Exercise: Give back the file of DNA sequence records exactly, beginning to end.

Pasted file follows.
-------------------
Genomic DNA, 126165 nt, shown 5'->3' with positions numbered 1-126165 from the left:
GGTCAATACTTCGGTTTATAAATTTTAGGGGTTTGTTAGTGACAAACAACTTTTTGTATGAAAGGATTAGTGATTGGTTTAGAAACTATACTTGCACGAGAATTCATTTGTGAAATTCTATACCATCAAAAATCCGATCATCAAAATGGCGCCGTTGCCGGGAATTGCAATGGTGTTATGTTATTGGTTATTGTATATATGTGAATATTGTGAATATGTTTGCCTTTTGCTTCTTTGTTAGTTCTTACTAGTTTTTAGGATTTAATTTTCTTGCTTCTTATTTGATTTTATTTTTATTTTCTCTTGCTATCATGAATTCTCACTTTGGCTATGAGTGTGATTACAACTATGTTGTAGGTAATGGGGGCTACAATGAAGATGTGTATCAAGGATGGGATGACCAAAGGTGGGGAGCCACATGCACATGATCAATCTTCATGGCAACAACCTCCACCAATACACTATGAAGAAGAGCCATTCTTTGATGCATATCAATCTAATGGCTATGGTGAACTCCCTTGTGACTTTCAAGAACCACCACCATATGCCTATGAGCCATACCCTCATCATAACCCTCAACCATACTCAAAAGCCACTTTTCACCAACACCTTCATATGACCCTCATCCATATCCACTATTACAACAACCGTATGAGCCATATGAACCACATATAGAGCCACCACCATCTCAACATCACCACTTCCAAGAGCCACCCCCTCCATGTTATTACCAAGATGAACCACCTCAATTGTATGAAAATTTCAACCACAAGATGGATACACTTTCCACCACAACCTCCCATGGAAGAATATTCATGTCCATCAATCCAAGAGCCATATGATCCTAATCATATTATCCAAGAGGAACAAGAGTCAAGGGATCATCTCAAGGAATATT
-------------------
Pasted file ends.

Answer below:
Genomic DNA, 126165 nt, shown 5'->3' with positions numbered 1-126165 from the left:
GGTCAATACTTCGGTTTATAAATTTTAGGGGTTTGTTAGTGACAAACAACTTTTTGTATGAAAGGATTAGTGATTGGTTTAGAAACTATACTTGCACGAGAATTCATTTGTGAAATTCTATACCATCAAAAATCCGATCATCAAAATGGCGCCGTTGCCGGGAATTGCAATGGTGTTATGTTATTGGTTATTGTATATATGTGAATATTGTGAATATGTTTGCCTTTTGCTTCTTTGTTAGTTCTTACTAGTTTTTAGGATTTAATTTTCTTGCTTCTTATTTGATTTTATTTTTATTTTCTCTTGCTATCATGAATTCTCACTTTGGCTATGAGTGTGATTACAACTATGTTGTAGGTAATGGGGGCTACAATGAAGATGTGTATCAAGGATGGGATGACCAAAGGTGGGGAGCCACATGCACATGATCAATCTTCATGGCAACAACCTCCACCAATACACTATGAAGAAGAGCCATTCTTTGATGCATATCAATCTAATGGCTATGGTGAACTCCCTTGTGACTTTCAAGAACCACCACCATATGCCTATGAGCCATACCCTCATCATAACCCTCAACCATACTCAAAAGCCACTTTTCACCAACACCTTCATATGACCCTCATCCATATCCACTATTACAACAACCGTATGAGCCATATGAACCACATATAGAGCCACCACCATCTCAACATCACCACTTCCAAGAGCCACCCCCTCCATGTTATTACCAAGATGAACCACCTCAATTGTATGAAAATTTCAACCACAAGATGGATACACTTTCCACCACAACCTCCCATGGAAGAATATTCATGTCCATCAATCCAAGAGCCATATGATCCTAATCATATTATCCAAGAGGAACAAGAGTCAAGGGATCATCTCAAGGAATATT